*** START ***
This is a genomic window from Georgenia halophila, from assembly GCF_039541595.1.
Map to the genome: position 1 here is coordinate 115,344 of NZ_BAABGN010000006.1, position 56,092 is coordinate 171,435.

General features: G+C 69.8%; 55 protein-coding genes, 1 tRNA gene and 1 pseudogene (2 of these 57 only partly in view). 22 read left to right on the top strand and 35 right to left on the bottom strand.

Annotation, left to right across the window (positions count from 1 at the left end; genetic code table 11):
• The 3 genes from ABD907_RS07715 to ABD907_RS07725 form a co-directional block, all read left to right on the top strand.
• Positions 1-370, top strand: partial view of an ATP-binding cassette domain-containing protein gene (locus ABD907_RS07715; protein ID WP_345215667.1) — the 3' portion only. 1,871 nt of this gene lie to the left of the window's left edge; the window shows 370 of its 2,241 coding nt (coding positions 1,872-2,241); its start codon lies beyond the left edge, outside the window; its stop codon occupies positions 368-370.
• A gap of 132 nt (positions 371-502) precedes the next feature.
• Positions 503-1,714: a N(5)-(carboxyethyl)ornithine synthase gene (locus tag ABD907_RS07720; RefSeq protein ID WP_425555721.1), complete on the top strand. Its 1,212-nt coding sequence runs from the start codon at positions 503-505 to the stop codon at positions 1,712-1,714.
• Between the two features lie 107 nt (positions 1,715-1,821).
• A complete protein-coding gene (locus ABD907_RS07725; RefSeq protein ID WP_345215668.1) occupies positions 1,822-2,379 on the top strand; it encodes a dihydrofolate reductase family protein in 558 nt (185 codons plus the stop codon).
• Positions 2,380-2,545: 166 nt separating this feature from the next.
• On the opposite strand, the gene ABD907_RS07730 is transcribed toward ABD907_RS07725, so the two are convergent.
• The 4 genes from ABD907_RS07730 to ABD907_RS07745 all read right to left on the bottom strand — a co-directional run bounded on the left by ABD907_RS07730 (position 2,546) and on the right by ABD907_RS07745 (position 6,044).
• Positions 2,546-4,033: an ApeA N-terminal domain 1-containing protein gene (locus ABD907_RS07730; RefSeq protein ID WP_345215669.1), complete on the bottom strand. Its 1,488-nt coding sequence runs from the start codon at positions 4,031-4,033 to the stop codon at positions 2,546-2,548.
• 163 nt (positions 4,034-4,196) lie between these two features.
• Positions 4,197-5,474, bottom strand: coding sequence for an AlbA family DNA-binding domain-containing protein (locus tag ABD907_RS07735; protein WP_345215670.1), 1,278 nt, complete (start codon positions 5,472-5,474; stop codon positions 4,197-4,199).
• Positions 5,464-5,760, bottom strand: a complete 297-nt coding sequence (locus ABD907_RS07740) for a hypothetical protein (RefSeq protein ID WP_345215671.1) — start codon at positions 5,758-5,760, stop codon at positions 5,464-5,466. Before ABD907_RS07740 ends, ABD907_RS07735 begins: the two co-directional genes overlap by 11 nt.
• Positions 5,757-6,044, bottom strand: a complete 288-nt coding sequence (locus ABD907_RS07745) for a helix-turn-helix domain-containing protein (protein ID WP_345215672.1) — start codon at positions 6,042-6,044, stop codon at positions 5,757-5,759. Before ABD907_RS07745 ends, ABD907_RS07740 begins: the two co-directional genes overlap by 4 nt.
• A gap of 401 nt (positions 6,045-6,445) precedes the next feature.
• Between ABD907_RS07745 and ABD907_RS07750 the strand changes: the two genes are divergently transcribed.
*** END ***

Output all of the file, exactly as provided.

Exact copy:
This is a genomic window from Georgenia halophila, from assembly GCF_039541595.1.
Map to the genome: position 1 here is coordinate 115,344 of NZ_BAABGN010000006.1, position 56,092 is coordinate 171,435.

General features: G+C 69.8%; 55 protein-coding genes, 1 tRNA gene and 1 pseudogene (2 of these 57 only partly in view). 22 read left to right on the top strand and 35 right to left on the bottom strand.

Annotation, left to right across the window (positions count from 1 at the left end; genetic code table 11):
• The 3 genes from ABD907_RS07715 to ABD907_RS07725 form a co-directional block, all read left to right on the top strand.
• Positions 1-370, top strand: partial view of an ATP-binding cassette domain-containing protein gene (locus ABD907_RS07715; protein ID WP_345215667.1) — the 3' portion only. 1,871 nt of this gene lie to the left of the window's left edge; the window shows 370 of its 2,241 coding nt (coding positions 1,872-2,241); its start codon lies beyond the left edge, outside the window; its stop codon occupies positions 368-370.
• A gap of 132 nt (positions 371-502) precedes the next feature.
• Positions 503-1,714: a N(5)-(carboxyethyl)ornithine synthase gene (locus tag ABD907_RS07720; RefSeq protein ID WP_425555721.1), complete on the top strand. Its 1,212-nt coding sequence runs from the start codon at positions 503-505 to the stop codon at positions 1,712-1,714.
• Between the two features lie 107 nt (positions 1,715-1,821).
• A complete protein-coding gene (locus ABD907_RS07725; RefSeq protein ID WP_345215668.1) occupies positions 1,822-2,379 on the top strand; it encodes a dihydrofolate reductase family protein in 558 nt (185 codons plus the stop codon).
• Positions 2,380-2,545: 166 nt separating this feature from the next.
• On the opposite strand, the gene ABD907_RS07730 is transcribed toward ABD907_RS07725, so the two are convergent.
• The 4 genes from ABD907_RS07730 to ABD907_RS07745 all read right to left on the bottom strand — a co-directional run bounded on the left by ABD907_RS07730 (position 2,546) and on the right by ABD907_RS07745 (position 6,044).
• Positions 2,546-4,033: an ApeA N-terminal domain 1-containing protein gene (locus ABD907_RS07730; RefSeq protein ID WP_345215669.1), complete on the bottom strand. Its 1,488-nt coding sequence runs from the start codon at positions 4,031-4,033 to the stop codon at positions 2,546-2,548.
• 163 nt (positions 4,034-4,196) lie between these two features.
• Positions 4,197-5,474, bottom strand: coding sequence for an AlbA family DNA-binding domain-containing protein (locus tag ABD907_RS07735; protein WP_345215670.1), 1,278 nt, complete (start codon positions 5,472-5,474; stop codon positions 4,197-4,199).
• Positions 5,464-5,760, bottom strand: a complete 297-nt coding sequence (locus ABD907_RS07740) for a hypothetical protein (RefSeq protein ID WP_345215671.1) — start codon at positions 5,758-5,760, stop codon at positions 5,464-5,466. Before ABD907_RS07740 ends, ABD907_RS07735 begins: the two co-directional genes overlap by 11 nt.
• Positions 5,757-6,044, bottom strand: a complete 288-nt coding sequence (locus ABD907_RS07745) for a helix-turn-helix domain-containing protein (protein ID WP_345215672.1) — start codon at positions 6,042-6,044, stop codon at positions 5,757-5,759. Before ABD907_RS07745 ends, ABD907_RS07740 begins: the two co-directional genes overlap by 4 nt.
• A gap of 401 nt (positions 6,045-6,445) precedes the next feature.
• Between ABD907_RS07745 and ABD907_RS07750 the strand changes: the two genes are divergently transcribed.